I hope that helps.

      Thanks,

      Cassandra

  2. TDD is a coding discipline. It has little to do with testing as you know it — that is, testing as a discipline in its own right. There are three steps: fail, pass, refactor. The big thing it enables is the third step: the ability to change the code. The design of the code can be changed in small and big ways, as long as the tests pass. For more, see my post What’s the Most Important Benefit of TDD?

    A skillful, creative tester is gold! Don’t let anyone tell you that TDD will replace testers.

    1. Hi Jon,

      Thanks for commenting and sharing the article, its a good read and brings me a step closer to understanding TDD.

      Ha, thanks. It does worry me a little that there seems to be the thought that you can cut costs by cutting testers, and the product won’t suffer. Definitely agree with you that testing requires skill and creativity. But even on a basic level, it requires understanding of the product and its intended purpose. If a developer has misunderstood what a feature is supposed to do or deliver to users, it could pass technical tests but fail human ones. From my own experience, I think testers are more likely to use the product as a whole and understand user perspective.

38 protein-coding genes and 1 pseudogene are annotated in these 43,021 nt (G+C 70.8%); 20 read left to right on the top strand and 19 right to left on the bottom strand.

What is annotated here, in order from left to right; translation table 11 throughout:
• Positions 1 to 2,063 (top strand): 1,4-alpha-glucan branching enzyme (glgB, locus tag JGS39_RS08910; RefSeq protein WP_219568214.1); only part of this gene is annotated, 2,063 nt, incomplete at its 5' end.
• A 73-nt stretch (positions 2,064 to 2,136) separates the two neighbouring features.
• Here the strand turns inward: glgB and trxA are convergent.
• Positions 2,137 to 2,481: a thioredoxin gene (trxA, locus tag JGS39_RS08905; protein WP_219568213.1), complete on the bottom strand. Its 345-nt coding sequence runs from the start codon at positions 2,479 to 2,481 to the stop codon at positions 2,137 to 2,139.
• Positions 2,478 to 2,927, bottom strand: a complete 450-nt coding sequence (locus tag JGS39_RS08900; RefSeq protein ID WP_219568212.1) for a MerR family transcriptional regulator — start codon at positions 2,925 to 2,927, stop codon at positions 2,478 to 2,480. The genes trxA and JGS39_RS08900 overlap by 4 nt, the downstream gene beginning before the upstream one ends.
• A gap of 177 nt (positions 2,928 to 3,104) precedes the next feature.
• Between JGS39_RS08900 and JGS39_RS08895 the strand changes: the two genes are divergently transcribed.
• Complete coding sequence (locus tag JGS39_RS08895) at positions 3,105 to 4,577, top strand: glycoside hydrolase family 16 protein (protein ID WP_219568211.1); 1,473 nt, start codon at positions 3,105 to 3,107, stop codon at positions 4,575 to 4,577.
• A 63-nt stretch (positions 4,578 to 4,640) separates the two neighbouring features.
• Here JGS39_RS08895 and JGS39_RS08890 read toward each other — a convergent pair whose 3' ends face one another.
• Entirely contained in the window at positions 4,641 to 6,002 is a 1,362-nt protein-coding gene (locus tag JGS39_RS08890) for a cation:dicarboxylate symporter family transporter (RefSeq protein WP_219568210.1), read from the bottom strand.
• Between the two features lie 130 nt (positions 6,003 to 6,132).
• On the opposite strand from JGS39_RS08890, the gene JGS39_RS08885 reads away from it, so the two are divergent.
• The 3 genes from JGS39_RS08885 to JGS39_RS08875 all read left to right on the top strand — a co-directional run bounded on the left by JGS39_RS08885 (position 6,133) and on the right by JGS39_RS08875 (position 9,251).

But as I said, it depends on every product, organisation, and team. I find that every situation has different challenges and solutions =]

      Cassandra

  3. TDD is exploratory programming. How good the tests (and the design of the code in the long term) end up being depends a lot on the skills of the person doing it. Just like with exploratory testing.

    We should do a TDD kata together to give you a taste. Or, find a local craftmanship community event and join them in doing one.

    1. Hi Maaret, thanks for your comment. Yes, that sounds like a good idea and opportunity to experience a bit of it for myself =] Still being so new to the technology industry, there’s certainly a lot for me to learn and explore.

      Cassandra